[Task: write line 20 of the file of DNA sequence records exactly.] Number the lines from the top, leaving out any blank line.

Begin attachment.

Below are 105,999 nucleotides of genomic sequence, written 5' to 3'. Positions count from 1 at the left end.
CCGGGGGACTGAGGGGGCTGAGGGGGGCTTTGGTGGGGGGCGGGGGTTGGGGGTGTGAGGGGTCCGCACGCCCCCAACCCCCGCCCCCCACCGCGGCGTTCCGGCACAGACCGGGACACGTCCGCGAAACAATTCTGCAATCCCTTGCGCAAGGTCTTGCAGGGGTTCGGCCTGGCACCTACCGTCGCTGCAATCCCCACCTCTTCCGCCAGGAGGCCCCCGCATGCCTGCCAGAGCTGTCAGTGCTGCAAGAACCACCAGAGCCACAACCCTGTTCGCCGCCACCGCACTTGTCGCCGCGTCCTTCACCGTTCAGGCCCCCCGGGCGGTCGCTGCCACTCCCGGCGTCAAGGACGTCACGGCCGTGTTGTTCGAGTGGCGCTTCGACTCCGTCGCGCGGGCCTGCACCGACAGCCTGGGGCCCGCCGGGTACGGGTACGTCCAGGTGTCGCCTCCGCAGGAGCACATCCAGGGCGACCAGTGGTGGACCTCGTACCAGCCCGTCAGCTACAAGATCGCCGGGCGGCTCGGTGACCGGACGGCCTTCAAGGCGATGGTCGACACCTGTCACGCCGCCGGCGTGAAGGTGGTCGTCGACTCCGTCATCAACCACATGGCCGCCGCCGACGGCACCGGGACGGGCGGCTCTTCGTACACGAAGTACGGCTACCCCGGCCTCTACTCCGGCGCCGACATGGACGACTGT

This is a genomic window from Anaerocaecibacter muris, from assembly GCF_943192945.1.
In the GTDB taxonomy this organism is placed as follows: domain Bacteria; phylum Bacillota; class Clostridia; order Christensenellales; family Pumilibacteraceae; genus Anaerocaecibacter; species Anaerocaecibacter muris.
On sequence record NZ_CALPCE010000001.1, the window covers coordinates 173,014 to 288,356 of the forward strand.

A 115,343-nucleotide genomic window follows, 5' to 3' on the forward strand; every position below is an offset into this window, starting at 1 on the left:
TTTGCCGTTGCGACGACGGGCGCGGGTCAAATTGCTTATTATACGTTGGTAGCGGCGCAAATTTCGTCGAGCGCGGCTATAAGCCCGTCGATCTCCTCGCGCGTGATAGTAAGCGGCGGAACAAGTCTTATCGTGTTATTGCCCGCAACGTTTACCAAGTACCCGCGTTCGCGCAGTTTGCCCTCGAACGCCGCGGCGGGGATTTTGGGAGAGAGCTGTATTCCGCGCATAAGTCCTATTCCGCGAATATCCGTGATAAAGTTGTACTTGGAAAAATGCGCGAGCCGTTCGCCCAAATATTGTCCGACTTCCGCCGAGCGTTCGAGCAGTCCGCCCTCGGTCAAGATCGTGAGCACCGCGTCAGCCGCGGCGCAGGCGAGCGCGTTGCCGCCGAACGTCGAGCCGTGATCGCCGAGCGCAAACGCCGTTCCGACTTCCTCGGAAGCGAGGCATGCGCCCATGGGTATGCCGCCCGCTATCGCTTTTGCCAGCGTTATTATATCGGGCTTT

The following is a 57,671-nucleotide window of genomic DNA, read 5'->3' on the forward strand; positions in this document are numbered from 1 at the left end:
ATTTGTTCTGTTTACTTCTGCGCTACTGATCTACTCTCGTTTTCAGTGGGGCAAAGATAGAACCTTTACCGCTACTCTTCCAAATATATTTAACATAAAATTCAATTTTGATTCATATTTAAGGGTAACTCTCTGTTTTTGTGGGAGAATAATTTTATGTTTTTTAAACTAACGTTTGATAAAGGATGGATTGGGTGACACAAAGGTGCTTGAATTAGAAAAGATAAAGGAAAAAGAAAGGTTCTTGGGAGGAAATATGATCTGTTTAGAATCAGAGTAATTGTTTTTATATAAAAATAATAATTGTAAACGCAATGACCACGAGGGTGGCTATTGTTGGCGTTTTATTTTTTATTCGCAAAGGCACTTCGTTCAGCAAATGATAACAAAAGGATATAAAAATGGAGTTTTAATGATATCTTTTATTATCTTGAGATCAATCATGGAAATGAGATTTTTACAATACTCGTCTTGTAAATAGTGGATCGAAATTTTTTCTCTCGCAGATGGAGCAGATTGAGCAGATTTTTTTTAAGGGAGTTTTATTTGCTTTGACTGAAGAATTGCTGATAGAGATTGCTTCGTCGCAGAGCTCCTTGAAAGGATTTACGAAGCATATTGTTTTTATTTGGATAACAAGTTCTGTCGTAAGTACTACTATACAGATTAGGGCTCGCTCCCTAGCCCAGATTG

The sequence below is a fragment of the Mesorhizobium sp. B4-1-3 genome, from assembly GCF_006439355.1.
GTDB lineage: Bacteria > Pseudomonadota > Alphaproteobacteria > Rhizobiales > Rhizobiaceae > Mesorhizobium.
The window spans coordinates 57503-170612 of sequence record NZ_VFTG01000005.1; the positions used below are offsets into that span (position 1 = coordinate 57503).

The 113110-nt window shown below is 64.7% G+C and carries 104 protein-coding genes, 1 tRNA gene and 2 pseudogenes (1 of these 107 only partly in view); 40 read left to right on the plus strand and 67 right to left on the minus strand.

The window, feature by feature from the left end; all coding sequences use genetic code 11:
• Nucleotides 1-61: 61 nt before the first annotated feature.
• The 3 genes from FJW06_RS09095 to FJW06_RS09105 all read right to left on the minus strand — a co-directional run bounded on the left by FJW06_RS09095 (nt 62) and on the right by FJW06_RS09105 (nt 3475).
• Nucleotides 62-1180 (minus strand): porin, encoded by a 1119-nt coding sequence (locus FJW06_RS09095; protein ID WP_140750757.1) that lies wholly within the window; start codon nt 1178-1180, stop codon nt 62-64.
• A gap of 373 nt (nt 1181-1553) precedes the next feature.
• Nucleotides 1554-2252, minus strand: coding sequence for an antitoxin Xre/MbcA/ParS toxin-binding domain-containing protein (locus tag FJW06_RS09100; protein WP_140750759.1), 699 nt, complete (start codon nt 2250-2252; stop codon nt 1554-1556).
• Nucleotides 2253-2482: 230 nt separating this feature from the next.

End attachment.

• Nucleotides 2253-2482: 230 nt separating this feature from the next.